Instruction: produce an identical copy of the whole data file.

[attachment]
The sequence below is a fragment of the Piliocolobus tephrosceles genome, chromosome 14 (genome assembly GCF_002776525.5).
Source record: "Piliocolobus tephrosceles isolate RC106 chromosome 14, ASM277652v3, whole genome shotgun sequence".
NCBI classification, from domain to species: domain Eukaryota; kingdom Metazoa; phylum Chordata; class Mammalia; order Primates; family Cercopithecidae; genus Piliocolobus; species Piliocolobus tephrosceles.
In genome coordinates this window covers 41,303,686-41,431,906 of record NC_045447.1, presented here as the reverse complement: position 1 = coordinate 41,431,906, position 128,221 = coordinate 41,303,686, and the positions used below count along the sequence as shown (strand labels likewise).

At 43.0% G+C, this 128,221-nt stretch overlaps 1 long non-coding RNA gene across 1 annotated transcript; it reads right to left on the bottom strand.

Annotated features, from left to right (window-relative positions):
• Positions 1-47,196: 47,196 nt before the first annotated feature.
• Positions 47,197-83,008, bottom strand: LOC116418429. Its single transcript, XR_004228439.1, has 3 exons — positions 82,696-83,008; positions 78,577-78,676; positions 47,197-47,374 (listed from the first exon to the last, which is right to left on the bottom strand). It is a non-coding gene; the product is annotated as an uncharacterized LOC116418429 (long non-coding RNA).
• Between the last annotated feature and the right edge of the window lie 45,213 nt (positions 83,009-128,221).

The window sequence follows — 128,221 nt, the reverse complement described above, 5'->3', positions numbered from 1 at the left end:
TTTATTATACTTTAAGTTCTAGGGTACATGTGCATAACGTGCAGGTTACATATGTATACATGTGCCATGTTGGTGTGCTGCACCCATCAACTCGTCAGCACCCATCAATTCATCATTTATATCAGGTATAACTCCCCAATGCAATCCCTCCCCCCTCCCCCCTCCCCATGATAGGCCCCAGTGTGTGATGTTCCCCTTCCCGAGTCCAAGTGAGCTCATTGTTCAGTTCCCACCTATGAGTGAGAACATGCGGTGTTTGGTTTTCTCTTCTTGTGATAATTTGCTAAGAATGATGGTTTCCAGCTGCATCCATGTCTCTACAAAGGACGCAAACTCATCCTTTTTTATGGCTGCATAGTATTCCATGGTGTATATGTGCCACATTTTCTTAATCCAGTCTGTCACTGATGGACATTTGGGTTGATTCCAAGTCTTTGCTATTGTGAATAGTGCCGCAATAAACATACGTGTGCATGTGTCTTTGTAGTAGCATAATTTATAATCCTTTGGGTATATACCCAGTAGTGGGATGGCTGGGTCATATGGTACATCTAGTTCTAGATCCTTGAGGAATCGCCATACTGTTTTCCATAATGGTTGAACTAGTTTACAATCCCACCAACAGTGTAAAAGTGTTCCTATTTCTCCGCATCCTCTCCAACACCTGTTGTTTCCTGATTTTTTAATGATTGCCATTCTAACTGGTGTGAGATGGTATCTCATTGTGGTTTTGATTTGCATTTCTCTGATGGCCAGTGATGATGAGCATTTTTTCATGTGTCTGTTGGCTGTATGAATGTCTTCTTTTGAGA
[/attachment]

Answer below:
The sequence below is a fragment of the Piliocolobus tephrosceles genome, chromosome 14 (genome assembly GCF_002776525.5).
Source record: "Piliocolobus tephrosceles isolate RC106 chromosome 14, ASM277652v3, whole genome shotgun sequence".
NCBI classification, from domain to species: domain Eukaryota; kingdom Metazoa; phylum Chordata; class Mammalia; order Primates; family Cercopithecidae; genus Piliocolobus; species Piliocolobus tephrosceles.
In genome coordinates this window covers 41,303,686-41,431,906 of record NC_045447.1, presented here as the reverse complement: position 1 = coordinate 41,431,906, position 128,221 = coordinate 41,303,686, and the positions used below count along the sequence as shown (strand labels likewise).

At 43.0% G+C, this 128,221-nt stretch overlaps 1 long non-coding RNA gene across 1 annotated transcript; it reads right to left on the bottom strand.

Annotated features, from left to right (window-relative positions):
• Positions 1-47,196: 47,196 nt before the first annotated feature.
• Positions 47,197-83,008, bottom strand: LOC116418429. Its single transcript, XR_004228439.1, has 3 exons — positions 82,696-83,008; positions 78,577-78,676; positions 47,197-47,374 (listed from the first exon to the last, which is right to left on the bottom strand). It is a non-coding gene; the product is annotated as an uncharacterized LOC116418429 (long non-coding RNA).
• Between the last annotated feature and the right edge of the window lie 45,213 nt (positions 83,009-128,221).

The window sequence follows — 128,221 nt, the reverse complement described above, 5'->3', positions numbered from 1 at the left end:
TTTATTATACTTTAAGTTCTAGGGTACATGTGCATAACGTGCAGGTTACATATGTATACATGTGCCATGTTGGTGTGCTGCACCCATCAACTCGTCAGCACCCATCAATTCATCATTTATATCAGGTATAACTCCCCAATGCAATCCCTCCCCCCTCCCCCCTCCCCATGATAGGCCCCAGTGTGTGATGTTCCCCTTCCCGAGTCCAAGTGAGCTCATTGTTCAGTTCCCACCTATGAGTGAGAACATGCGGTGTTTGGTTTTCTCTTCTTGTGATAATTTGCTAAGAATGATGGTTTCCAGCTGCATCCATGTCTCTACAAAGGACGCAAACTCATCCTTTTTTATGGCTGCATAGTATTCCATGGTGTATATGTGCCACATTTTCTTAATCCAGTCTGTCACTGATGGACATTTGGGTTGATTCCAAGTCTTTGCTATTGTGAATAGTGCCGCAATAAACATACGTGTGCATGTGTCTTTGTAGTAGCATAATTTATAATCCTTTGGGTATATACCCAGTAGTGGGATGGCTGGGTCATATGGTACATCTAGTTCTAGATCCTTGAGGAATCGCCATACTGTTTTCCATAATGGTTGAACTAGTTTACAATCCCACCAACAGTGTAAAAGTGTTCCTATTTCTCCGCATCCTCTCCAACACCTGTTGTTTCCTGATTTTTTAATGATTGCCATTCTAACTGGTGTGAGATGGTATCTCATTGTGGTTTTGATTTGCATTTCTCTGATGGCCAGTGATGATGAGCATTTTTTCATGTGTCTGTTGGCTGTATGAATGTCTTCTTTTGAGA